Apparently it is for competitive reasons only.
There is one other point in Mr. Roloff's statement and that is the fact that the port of Anchorage is under an undue competitive position because it reports to and is controlled by the FMC. It is our position that no port is under the FMC.
We base this on two things. First of all, there are 9 out of 11 port tariffs in the State of Alaska that are issued without FMC numbers.
Secondly, we have a letter as late as 1961 from Mr. Stigler, of the Federal Maritime Board, in which it is our interpretation that he stated that he accepts terminal tariffs only as a matter of courtesy.
Senator BARTLETT. Won't he speak plainly?
Mr. SMITH. We think it is plain. But I wish not to definitely say that this was the purpose of the letter.
Furthermore, insofar as divisions are concerned, also our agreement with our substituted service truck carriers, these are on file as a matter of courtesy with the ICC.
Our terminal tariff at Seward is also on file as a matter of courtesy with the FMB.
That is all that I have to say.
Senator BARTLETT. Thank you, Mr. Smith.
Mr. GRINSTEIN. When was the Anchorage port built? When did construction finish?
Mr. SMITH. It was opened this spring. I believe the opening date was April. The first cargo was handled in April I am advised.
Mr. GRINSTEIN. Since the opening of the Anchorage port and the filing of the Anchorage port tariffs, has the Seward port adjusted its tariffs downward to meet the competition from the Anchorage port?
Mr. SMITH. No; the fact is, even with the port of Anchorage going to be built, we adjusted it upward in February 1960.
Mr. GRINSTEIN. Could the Alaska Railroad seen any objection to placing both previously unregulated ports, we will say, Seward and Anchorage, under the regulatory jurisdiction of either the ICC or the Federal Maritime Commission?
Mr. SMITH. Of course, the Alaska Railroad in its position that there is nothing wrong with ICC control of that Railroad under the conditions we spoke of, we feel that the ICC would probably be examining our port increment fairly closely.
Senator BARTLETT. Mr. McElroy?
Mr. MCELROY. You gave a figure as to the volume of traffic projected as needed to move through the port of Anchorage in order to amortize the costs. If that volume actually materialized, what would happen to the Alaska Railroad line between Seward and Anchorage?
Mr. SMITH. Let me explain this to you first. There are two Coverdale and Colpitts reports, 1956 and 1958. Very definitely the reports made a definite error in what the combination water and rail rate actually was.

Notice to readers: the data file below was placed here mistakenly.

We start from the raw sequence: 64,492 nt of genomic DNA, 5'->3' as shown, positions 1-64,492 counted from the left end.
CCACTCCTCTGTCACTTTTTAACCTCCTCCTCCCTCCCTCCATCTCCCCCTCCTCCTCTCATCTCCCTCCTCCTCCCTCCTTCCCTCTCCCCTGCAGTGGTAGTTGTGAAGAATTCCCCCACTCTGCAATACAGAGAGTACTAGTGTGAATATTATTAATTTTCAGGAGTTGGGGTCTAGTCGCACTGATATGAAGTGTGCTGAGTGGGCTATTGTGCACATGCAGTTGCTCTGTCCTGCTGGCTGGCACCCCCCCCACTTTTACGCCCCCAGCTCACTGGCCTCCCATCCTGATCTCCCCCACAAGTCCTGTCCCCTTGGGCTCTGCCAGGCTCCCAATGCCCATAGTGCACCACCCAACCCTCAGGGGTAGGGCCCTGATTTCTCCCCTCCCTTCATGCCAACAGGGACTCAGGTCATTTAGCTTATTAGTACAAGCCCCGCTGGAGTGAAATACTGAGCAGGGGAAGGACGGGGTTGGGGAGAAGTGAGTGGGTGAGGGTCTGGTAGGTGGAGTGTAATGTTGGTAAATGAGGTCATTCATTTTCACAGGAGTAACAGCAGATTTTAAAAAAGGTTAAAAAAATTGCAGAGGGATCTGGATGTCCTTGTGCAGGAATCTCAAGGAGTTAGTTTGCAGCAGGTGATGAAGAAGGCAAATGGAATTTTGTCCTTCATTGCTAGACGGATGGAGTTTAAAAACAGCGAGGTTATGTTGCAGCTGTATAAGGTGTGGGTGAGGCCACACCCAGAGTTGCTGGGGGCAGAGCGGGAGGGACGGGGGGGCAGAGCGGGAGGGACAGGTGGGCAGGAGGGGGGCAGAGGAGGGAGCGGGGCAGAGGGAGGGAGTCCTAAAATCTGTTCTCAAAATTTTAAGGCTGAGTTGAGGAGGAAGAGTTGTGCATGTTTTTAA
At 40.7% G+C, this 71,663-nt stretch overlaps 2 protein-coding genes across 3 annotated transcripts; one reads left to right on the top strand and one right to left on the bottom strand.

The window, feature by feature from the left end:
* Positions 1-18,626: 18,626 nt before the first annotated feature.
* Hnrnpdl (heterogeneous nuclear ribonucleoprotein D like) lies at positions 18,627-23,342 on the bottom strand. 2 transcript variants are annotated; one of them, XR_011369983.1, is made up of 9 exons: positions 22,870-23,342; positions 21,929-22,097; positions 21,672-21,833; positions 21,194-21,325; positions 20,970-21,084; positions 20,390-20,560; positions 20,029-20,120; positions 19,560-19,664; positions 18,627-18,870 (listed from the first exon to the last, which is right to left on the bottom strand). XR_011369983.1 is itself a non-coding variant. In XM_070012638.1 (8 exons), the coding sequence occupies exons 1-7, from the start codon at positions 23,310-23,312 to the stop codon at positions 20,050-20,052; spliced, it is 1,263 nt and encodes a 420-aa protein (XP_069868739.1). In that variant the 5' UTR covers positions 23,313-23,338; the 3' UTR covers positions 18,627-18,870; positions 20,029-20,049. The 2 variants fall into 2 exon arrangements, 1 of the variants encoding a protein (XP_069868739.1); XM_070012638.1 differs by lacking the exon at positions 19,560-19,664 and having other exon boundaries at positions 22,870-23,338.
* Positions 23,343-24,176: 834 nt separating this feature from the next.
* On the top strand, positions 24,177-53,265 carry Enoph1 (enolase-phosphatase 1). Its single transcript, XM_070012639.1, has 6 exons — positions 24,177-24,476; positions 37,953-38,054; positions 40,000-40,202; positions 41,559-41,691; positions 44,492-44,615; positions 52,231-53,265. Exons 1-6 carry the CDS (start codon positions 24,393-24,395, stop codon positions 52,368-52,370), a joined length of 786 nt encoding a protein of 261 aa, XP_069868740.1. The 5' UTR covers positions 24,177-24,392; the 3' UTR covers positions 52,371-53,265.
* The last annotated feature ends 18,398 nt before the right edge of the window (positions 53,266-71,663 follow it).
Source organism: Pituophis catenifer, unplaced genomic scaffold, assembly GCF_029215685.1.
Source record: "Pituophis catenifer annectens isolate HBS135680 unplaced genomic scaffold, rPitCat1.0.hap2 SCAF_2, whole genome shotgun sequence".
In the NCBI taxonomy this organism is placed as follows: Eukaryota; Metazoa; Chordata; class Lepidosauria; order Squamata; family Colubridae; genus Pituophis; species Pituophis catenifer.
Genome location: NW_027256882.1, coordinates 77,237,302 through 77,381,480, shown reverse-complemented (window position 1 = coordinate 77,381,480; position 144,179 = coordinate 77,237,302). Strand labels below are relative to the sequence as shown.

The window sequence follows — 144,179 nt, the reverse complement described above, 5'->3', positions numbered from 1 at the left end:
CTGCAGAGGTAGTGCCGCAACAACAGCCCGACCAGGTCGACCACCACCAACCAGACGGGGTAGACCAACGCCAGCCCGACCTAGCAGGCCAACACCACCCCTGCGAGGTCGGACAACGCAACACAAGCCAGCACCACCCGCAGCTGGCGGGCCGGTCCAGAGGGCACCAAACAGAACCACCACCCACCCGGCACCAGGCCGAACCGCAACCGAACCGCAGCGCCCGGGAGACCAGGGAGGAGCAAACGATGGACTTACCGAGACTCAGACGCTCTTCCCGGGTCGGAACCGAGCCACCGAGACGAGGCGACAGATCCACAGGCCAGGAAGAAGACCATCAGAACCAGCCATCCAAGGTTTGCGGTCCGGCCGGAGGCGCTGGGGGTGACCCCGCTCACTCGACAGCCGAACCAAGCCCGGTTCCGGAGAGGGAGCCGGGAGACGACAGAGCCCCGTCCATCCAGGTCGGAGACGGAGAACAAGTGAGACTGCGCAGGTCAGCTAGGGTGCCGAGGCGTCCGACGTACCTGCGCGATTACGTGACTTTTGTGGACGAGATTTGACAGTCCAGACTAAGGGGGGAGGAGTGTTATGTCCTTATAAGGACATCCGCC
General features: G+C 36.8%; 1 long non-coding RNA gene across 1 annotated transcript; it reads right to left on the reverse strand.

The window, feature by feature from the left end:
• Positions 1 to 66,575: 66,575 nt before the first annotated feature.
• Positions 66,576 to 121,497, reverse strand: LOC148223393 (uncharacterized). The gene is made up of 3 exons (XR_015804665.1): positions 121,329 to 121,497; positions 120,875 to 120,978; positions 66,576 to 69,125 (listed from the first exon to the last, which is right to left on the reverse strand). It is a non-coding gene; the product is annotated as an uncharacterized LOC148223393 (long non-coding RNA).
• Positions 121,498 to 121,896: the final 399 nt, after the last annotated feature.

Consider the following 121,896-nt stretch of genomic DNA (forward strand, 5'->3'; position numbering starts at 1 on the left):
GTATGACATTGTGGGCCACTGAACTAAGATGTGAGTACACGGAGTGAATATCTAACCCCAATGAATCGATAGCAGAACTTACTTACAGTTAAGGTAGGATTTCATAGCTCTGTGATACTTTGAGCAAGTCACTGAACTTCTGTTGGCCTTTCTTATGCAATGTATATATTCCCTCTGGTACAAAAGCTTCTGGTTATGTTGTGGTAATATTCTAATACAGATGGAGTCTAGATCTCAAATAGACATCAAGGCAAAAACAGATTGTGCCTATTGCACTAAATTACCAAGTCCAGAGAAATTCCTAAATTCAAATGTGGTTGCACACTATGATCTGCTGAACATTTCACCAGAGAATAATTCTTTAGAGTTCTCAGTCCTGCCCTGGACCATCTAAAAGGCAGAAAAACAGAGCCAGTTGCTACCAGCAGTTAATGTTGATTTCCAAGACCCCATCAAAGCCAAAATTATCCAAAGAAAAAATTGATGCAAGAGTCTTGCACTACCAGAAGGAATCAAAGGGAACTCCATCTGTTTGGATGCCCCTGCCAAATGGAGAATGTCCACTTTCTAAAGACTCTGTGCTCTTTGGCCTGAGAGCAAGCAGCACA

Furthermore, the ports were built at a time when military construction at that time was at a high level, and therefore, it was projected that the annual tonnage would be great.
Actually the annual dry cargo tonnage coming into the rail belt area has, let's say, leveled off. Actually it has dropped from 1956 to 1960 a total, offhand, of 25 percent.
To answer your question more specifically, freight is going to move by the cheapest and most consistent means. If the port of Anchorage was cheaper, we would be out of business up to 4 months a year. Of course, then the taxpayers of the entire United States would have to standardize the line so there would be a way of getting business in here during the frozen months. But I am proud to say that we have not asked for an operating appropriation at all in the last, I believe, 23 years.
Mr. MCELROY. That answers it.
Mr. GRINSTEIN. You anticipate, then, that whatever scheme of regulation is developed for Alaska that there would be some provision or coverage for undue or unreasonable preferences as between carriers or as between ports?
Mr. SMITH. Yes. I think it will sober itself up. (The statement referred to follows:)
STATEMENT IN BEHALF OF THE ALASKA RAILROAD JUNE 23, 1961, AT AN INVESTIGATION CONDUCTED BY THE FEDERAL MARITIME BOARD, BY J. GLEN CASSIDY, DEPARTMENT OF INTERIOR FIELD SOLICITOR FOR THE ALASKA RAILROAD, APPROVED BY D. J. SMITH, GENERAL MANAGER, THE ALASKA RAILROAD
The Alaska Railroad functions under its Enabling Act, 48 USC 301-308, and is not subject to the Shipping Act of 1916. The Alaska Railroad is in attendance at this investigation as a courtesy to the Federal Maritime Board, and to supply information to the public. A condition to its appearance here today is the stipulation by the Federal Maritime Board that this appearance shall not in any way be interpreted to be a jurisdictional concession by the railroad, or a jurisdictional assumption by the Board.
It should be pointed out that the Alaska Railroad is subject to the strict regulation of its Enabling Act, which requires equal rates and tariffs be extended to any and all carriers or shippers within any particular class, and is further subject to the regulation of the Secretary of the Interior and the regulation of public